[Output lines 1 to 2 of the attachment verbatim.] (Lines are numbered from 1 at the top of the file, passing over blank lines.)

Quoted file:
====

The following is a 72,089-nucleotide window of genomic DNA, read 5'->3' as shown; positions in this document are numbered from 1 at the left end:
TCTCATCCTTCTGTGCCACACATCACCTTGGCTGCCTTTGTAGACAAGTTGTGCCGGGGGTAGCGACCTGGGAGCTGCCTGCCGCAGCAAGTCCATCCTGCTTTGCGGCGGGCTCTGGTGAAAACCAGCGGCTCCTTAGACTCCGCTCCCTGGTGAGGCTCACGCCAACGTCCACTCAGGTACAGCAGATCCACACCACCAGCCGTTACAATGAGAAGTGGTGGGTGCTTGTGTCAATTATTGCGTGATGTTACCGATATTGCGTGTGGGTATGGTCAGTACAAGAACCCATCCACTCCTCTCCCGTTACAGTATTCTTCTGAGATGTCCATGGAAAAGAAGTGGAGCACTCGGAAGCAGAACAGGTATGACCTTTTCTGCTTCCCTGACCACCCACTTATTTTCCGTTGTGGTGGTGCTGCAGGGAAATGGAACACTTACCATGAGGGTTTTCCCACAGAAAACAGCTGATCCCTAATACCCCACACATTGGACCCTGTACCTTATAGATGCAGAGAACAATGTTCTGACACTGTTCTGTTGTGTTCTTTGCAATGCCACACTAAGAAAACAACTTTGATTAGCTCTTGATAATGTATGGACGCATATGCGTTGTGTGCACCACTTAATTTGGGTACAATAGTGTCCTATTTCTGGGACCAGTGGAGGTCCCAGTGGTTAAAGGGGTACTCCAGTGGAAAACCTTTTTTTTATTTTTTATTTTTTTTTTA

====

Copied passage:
The following is a 72,089-nucleotide window of genomic DNA, read 5'->3' as shown; positions in this document are numbered from 1 at the left end:
TCTCATCCTTCTGTGCCACACATCACCTTGGCTGCCTTTGTAGACAAGTTGTGCCGGGGGTAGCGACCTGGGAGCTGCCTGCCGCAGCAAGTCCATCCTGCTTTGCGGCGGGCTCTGGTGAAAACCAGCGGCTCCTTAGACTCCGCTCCCTGGTGAGGCTCACGCCAACGTCCACTCAGGTACAGCAGATCCACACCACCAGCCGTTACAATGAGAAGTGGTGGGTGCTTGTGTCAATTATTGCGTGATGTTACCGATATTGCGTGTGGGTATGGTCAGTACAAGAACCCATCCACTCCTCTCCCGTTACAGTATTCTTCTGAGATGTCCATGGAAAAGAAGTGGAGCACTCGGAAGCAGAACAGGTATGACCTTTTCTGCTTCCCTGACCACCCACTTATTTTCCGTTGTGGTGGTGCTGCAGGGAAATGGAACACTTACCATGAGGGTTTTCCCACAGAAAACAGCTGATCCCTAATACCCCACACATTGGACCCTGTACCTTATAGATGCAGAGAACAATGTTCTGACACTGTTCTGTTGTGTTCTTTGCAATGCCACACTAAGAAAACAACTTTGATTAGCTCTTGATAATGTATGGACGCATATGCGTTGTGTGCACCACTTAATTTGGGTACAATAGTGTCCTATTTCTGGGACCAGTGGAGGTCCCAGTGGTTAAAGGGGTACTCCAGTGGAAAACCTTTTTTTTATTTTTTATTTTTTTTTTA